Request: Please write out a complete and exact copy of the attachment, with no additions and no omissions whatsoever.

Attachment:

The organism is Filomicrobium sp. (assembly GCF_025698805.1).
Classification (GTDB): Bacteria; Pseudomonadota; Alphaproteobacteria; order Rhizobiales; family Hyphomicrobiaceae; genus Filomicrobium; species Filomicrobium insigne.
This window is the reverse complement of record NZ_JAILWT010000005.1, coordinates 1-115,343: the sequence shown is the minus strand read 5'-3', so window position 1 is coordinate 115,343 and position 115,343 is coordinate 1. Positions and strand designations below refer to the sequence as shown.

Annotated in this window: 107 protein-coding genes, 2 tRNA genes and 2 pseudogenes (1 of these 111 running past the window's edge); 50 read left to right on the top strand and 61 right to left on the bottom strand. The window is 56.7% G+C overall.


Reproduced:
The organism is Filomicrobium sp. (assembly GCF_025698805.1).
Classification (GTDB): Bacteria; Pseudomonadota; Alphaproteobacteria; order Rhizobiales; family Hyphomicrobiaceae; genus Filomicrobium; species Filomicrobium insigne.
This window is the reverse complement of record NZ_JAILWT010000005.1, coordinates 1-115,343: the sequence shown is the minus strand read 5'-3', so window position 1 is coordinate 115,343 and position 115,343 is coordinate 1. Positions and strand designations below refer to the sequence as shown.

Annotated in this window: 107 protein-coding genes, 2 tRNA genes and 2 pseudogenes (1 of these 111 running past the window's edge); 50 read left to right on the top strand and 61 right to left on the bottom strand. The window is 56.7% G+C overall.